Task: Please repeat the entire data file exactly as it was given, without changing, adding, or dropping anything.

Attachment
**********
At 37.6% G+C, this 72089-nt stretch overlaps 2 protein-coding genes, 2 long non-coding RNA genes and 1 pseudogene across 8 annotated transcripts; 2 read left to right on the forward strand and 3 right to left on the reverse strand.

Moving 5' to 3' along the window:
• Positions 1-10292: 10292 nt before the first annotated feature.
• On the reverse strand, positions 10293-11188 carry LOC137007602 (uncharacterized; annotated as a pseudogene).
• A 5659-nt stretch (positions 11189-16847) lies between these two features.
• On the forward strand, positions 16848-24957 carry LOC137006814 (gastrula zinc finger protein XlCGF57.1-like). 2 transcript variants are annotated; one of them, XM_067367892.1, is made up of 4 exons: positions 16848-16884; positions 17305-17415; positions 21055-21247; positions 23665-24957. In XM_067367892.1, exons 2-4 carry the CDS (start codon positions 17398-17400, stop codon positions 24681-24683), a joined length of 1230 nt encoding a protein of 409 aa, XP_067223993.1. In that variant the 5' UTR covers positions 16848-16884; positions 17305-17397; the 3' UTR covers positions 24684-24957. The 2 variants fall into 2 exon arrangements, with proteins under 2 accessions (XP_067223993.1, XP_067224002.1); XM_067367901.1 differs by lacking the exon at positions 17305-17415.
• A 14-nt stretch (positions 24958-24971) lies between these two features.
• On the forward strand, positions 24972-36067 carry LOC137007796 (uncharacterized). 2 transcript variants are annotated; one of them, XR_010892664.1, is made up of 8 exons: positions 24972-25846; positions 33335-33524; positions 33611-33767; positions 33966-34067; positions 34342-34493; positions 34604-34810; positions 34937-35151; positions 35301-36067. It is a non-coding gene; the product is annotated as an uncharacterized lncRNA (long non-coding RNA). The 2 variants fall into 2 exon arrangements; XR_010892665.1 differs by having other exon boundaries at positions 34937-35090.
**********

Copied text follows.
At 37.6% G+C, this 72089-nt stretch overlaps 2 protein-coding genes, 2 long non-coding RNA genes and 1 pseudogene across 8 annotated transcripts; 2 read left to right on the forward strand and 3 right to left on the reverse strand.

Moving 5' to 3' along the window:
• Positions 1-10292: 10292 nt before the first annotated feature.
• On the reverse strand, positions 10293-11188 carry LOC137007602 (uncharacterized; annotated as a pseudogene).
• A 5659-nt stretch (positions 11189-16847) lies between these two features.
• On the forward strand, positions 16848-24957 carry LOC137006814 (gastrula zinc finger protein XlCGF57.1-like). 2 transcript variants are annotated; one of them, XM_067367892.1, is made up of 4 exons: positions 16848-16884; positions 17305-17415; positions 21055-21247; positions 23665-24957. In XM_067367892.1, exons 2-4 carry the CDS (start codon positions 17398-17400, stop codon positions 24681-24683), a joined length of 1230 nt encoding a protein of 409 aa, XP_067223993.1. In that variant the 5' UTR covers positions 16848-16884; positions 17305-17397; the 3' UTR covers positions 24684-24957. The 2 variants fall into 2 exon arrangements, with proteins under 2 accessions (XP_067223993.1, XP_067224002.1); XM_067367901.1 differs by lacking the exon at positions 17305-17415.
• A 14-nt stretch (positions 24958-24971) lies between these two features.
• On the forward strand, positions 24972-36067 carry LOC137007796 (uncharacterized). 2 transcript variants are annotated; one of them, XR_010892664.1, is made up of 8 exons: positions 24972-25846; positions 33335-33524; positions 33611-33767; positions 33966-34067; positions 34342-34493; positions 34604-34810; positions 34937-35151; positions 35301-36067. It is a non-coding gene; the product is annotated as an uncharacterized lncRNA (long non-coding RNA). The 2 variants fall into 2 exon arrangements; XR_010892665.1 differs by having other exon boundaries at positions 34937-35090.